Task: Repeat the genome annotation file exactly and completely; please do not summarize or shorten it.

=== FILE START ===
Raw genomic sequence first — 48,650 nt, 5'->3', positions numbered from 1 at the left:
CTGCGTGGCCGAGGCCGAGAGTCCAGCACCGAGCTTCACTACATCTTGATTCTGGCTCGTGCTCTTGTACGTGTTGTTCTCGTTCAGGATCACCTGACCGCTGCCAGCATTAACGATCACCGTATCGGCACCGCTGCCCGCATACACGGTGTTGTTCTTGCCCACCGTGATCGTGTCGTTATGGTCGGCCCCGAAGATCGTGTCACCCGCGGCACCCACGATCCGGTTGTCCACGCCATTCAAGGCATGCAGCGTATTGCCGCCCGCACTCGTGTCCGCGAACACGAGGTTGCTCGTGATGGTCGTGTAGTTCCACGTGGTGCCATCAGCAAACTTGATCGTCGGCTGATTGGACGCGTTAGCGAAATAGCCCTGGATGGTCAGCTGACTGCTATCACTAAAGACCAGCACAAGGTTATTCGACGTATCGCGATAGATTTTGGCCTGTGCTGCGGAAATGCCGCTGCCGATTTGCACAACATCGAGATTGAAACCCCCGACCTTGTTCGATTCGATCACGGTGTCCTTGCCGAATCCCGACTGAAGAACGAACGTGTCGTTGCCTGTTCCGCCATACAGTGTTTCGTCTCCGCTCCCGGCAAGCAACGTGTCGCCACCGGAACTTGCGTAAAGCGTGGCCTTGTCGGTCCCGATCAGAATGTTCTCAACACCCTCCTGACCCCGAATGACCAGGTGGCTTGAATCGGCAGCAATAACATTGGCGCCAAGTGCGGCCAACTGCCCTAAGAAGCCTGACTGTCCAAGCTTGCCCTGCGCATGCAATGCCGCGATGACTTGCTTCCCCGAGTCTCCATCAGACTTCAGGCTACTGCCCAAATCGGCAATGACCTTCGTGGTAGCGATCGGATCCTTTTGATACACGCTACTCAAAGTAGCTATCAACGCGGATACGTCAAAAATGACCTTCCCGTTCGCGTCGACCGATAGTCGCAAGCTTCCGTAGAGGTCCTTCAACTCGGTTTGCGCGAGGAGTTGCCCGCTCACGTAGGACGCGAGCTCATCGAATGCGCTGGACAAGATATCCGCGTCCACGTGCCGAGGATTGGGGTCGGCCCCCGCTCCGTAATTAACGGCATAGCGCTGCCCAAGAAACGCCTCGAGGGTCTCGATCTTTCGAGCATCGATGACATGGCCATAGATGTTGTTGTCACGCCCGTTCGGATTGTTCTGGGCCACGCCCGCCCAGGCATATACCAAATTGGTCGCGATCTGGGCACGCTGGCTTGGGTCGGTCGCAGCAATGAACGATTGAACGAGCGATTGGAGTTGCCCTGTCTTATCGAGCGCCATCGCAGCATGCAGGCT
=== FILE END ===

Raw genomic sequence first — 48,650 nt, 5'->3', positions numbered from 1 at the left:
CTGCGTGGCCGAGGCCGAGAGTCCAGCACCGAGCTTCACTACATCTTGATTCTGGCTCGTGCTCTTGTACGTGTTGTTCTCGTTCAGGATCACCTGACCGCTGCCAGCATTAACGATCACCGTATCGGCACCGCTGCCCGCATACACGGTGTTGTTCTTGCCCACCGTGATCGTGTCGTTATGGTCGGCCCCGAAGATCGTGTCACCCGCGGCACCCACGATCCGGTTGTCCACGCCATTCAAGGCATGCAGCGTATTGCCGCCCGCACTCGTGTCCGCGAACACGAGGTTGCTCGTGATGGTCGTGTAGTTCCACGTGGTGCCATCAGCAAACTTGATCGTCGGCTGATTGGACGCGTTAGCGAAATAGCCCTGGATGGTCAGCTGACTGCTATCACTAAAGACCAGCACAAGGTTATTCGACGTATCGCGATAGATTTTGGCCTGTGCTGCGGAAATGCCGCTGCCGATTTGCACAACATCGAGATTGAAACCCCCGACCTTGTTCGATTCGATCACGGTGTCCTTGCCGAATCCCGACTGAAGAACGAACGTGTCGTTGCCTGTTCCGCCATACAGTGTTTCGTCTCCGCTCCCGGCAAGCAACGTGTCGCCACCGGAACTTGCGTAAAGCGTGGCCTTGTCGGTCCCGATCAGAATGTTCTCAACACCCTCCTGACCCCGAATGACCAGGTGGCTTGAATCGGCAGCAATAACATTGGCGCCAAGTGCGGCCAACTGCCCTAAGAAGCCTGACTGTCCAAGCTTGCCCTGCGCATGCAATGCCGCGATGACTTGCTTCCCCGAGTCTCCATCAGACTTCAGGCTACTGCCCAAATCGGCAATGACCTTCGTGGTAGCGATCGGATCCTTTTGATACACGCTACTCAAAGTAGCTATCAACGCGGATACGTCAAAAATGACCTTCCCGTTCGCGTCGACCGATAGTCGCAAGCTTCCGTAGAGGTCCTTCAACTCGGTTTGCGCGAGGAGTTGCCCGCTCACGTAGGACGCGAGCTCATCGAATGCGCTGGACAAGATATCCGCGTCCACGTGCCGAGGATTGGGGTCGGCCCCCGCTCCGTAATTAACGGCATAGCGCTGCCCAAGAAACGCCTCGAGGGTCTCGATCTTTCGAGCATCGATGACATGGCCATAGATGTTGTTGTCACGCCCGTTCGGATTGTTCTGGGCCACGCCCGCCCAGGCATATACCAAATTGGTCGCGATCTGGGCACGCTGGCTTGGGTCGGTCGCAGCAATGAACGATTGAACGAGCGATTGGAGTTGCCCTGTCTTATCGAGCGCCATCGCAGCATGCAGGCT